Q & A With Travis Gibson, Cabela's Pro Staffer, Competing in USPSA
By Richard Mann
The United States Practical Shooting Association is the national governing body of practical shooting in the United States under the International Practical Shooting Confederation. Wikipedia
QUESTION: What do most shooters not know about USPSA?
ANSWER: Most don't know that you don't have to have a lot of experience to shoot a pistol match. The people at a USPSA sanctioned pistol match are very accommodating and excited to see new shooters. When new shooters show up they'll usually be given a short safety briefing about how the match is run, how the stages work, and the appropriate places to handle your firearm and ammunition.
Throughout the match, they'll usually have an entire squad of people, usually 10 or so shooters, offering suggestions on how to shoot stages, asking questions about why you are there, and generally trying to make you feel welcome. Just because you've never shot a pistol match or you don't think you're good enough to do so, isn't a reason to delay. Everyone had a first match at some point and everyone I've spoken with told me they wished they hadn't waited so long.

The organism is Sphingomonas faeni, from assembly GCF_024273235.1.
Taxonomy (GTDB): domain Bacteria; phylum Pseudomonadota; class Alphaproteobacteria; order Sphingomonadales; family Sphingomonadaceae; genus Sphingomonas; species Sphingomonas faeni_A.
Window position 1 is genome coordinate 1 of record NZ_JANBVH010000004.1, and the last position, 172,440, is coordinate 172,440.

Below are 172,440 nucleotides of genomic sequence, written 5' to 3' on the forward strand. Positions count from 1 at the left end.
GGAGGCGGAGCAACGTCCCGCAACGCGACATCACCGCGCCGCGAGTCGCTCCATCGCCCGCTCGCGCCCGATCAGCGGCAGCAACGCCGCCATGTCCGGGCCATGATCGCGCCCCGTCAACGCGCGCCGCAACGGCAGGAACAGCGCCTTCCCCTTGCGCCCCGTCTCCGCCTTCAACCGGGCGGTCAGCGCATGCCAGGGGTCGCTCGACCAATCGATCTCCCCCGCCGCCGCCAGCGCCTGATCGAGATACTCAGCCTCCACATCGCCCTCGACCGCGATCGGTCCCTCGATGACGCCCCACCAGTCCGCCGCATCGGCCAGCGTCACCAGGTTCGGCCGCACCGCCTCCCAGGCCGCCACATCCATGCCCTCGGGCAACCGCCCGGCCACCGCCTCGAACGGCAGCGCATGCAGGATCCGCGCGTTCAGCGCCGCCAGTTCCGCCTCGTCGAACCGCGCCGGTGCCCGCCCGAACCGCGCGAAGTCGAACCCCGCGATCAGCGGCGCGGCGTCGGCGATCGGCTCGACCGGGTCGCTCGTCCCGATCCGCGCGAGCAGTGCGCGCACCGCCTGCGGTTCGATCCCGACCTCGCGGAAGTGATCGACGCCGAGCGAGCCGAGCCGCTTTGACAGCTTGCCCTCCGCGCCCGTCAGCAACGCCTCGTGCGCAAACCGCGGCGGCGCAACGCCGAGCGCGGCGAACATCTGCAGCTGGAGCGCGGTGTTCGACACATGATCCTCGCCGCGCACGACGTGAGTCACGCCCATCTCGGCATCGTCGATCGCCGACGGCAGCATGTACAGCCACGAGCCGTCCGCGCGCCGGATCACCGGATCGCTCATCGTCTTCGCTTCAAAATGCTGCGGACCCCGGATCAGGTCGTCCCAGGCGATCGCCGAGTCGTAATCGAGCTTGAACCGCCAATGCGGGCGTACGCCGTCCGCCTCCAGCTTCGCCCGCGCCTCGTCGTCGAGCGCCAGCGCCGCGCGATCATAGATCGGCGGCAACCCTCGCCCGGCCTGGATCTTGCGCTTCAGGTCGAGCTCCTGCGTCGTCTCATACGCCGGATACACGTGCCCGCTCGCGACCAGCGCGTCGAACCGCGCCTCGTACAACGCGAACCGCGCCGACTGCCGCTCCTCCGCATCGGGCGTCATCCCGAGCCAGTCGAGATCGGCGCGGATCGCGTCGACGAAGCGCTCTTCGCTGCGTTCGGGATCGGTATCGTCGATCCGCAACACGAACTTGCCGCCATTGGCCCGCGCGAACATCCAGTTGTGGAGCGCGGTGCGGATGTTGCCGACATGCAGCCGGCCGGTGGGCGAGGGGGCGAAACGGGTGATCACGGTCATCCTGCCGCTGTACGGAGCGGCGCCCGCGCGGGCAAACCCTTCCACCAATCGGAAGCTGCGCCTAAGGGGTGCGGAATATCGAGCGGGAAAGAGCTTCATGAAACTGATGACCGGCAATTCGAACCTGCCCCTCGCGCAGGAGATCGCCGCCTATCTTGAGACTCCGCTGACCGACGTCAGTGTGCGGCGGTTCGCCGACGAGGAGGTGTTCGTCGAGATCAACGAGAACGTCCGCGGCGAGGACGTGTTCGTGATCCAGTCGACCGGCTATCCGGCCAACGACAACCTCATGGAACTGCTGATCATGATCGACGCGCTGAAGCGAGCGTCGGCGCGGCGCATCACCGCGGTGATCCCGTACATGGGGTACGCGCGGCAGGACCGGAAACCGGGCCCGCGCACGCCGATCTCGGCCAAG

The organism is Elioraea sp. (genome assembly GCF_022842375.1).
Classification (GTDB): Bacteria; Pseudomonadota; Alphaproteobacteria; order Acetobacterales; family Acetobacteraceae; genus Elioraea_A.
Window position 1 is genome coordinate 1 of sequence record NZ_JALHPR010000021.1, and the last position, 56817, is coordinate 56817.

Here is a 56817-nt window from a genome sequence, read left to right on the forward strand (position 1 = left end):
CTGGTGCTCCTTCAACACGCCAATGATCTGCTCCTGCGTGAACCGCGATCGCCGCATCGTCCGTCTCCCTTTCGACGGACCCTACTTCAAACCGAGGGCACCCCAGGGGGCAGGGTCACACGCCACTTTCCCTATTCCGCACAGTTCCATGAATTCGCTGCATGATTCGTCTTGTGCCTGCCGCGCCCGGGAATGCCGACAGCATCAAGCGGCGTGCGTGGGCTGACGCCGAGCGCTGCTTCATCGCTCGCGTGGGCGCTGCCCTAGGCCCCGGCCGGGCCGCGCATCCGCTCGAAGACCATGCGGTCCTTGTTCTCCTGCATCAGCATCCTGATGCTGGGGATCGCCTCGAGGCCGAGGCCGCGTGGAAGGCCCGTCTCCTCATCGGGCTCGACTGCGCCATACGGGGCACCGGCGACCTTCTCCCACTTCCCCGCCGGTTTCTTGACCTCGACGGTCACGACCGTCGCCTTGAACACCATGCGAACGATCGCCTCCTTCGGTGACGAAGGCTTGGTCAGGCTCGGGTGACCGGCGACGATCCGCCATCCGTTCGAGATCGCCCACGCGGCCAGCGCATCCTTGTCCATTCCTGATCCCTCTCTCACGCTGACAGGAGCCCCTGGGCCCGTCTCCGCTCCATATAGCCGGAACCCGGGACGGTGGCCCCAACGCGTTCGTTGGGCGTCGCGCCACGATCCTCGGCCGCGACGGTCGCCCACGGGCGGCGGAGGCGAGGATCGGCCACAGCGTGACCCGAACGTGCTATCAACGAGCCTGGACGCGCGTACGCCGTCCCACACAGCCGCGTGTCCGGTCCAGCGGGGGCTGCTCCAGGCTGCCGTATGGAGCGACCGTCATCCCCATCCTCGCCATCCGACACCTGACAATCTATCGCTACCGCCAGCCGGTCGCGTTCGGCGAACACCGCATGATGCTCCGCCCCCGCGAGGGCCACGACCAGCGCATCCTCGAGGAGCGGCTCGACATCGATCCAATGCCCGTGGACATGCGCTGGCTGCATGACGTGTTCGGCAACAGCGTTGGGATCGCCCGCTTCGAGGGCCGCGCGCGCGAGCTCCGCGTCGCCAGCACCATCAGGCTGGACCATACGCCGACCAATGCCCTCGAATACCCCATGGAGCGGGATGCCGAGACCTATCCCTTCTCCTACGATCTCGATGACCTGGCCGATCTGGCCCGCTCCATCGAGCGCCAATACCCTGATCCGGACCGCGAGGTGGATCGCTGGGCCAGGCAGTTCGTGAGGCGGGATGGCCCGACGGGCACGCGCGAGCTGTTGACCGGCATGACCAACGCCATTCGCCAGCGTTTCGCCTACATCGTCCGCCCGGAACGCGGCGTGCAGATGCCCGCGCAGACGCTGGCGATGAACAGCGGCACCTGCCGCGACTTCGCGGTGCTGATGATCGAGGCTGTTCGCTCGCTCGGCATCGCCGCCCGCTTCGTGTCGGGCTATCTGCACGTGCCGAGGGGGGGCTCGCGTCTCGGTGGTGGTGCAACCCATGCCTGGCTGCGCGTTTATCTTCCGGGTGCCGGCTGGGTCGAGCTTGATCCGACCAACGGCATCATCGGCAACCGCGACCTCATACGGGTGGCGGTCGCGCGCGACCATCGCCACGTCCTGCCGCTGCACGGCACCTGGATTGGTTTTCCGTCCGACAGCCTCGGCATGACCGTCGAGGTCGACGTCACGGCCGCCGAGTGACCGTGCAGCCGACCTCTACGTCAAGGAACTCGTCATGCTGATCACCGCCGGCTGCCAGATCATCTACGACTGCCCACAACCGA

QUESTION: How can you participate in a USPSA match?
ANSWER: Participating in a USPSA match is easy. Go to www.uspsa.org and click on the FIND CLUBS tab. From there, you'll get an interactive map listing clubs by area, or you can type in your zip code. You'll also get a list of business in that area as well as USPSA affiliated clubs and contact information.
Many clubs have websites that list USPSA match dates and give more information about how and where to register. Some matches have a lot of shooters sign up, so registering early is probably a good idea if it's an option. My recommendation is to contact the club representative. They'll be able to give you the information you need.
QUESTION: What are the advantages of shooting in USPSA as opposed to local non-sanctioned pistol matches?
ANSWER: Most importantly, safety. All USPSA matches have at least one CRO (Certified Range Officer), and most will have a CRO on every stage. This means an individual who has received at least 16 hours of instruction from USPSA, and has passed the USPSA CRO exam, will be running the show. His or her goal is to make sure you and everyone around you have a great time shooting in a very safe environment.
Another great reason for shooting USPSA-sanctioned events is that your classifier score goes into the national database so you’ll be able to track your progress against shooters across the entire nation. I like shooting USPSA matches because out of all the sports I've been involved with, I have yet to find a more welcoming bunch of people than you'll find in the action shooting sports. They're friendly, outgoing, quick to offer assistance, and most of all, great Americans who support our Second Amendment rights.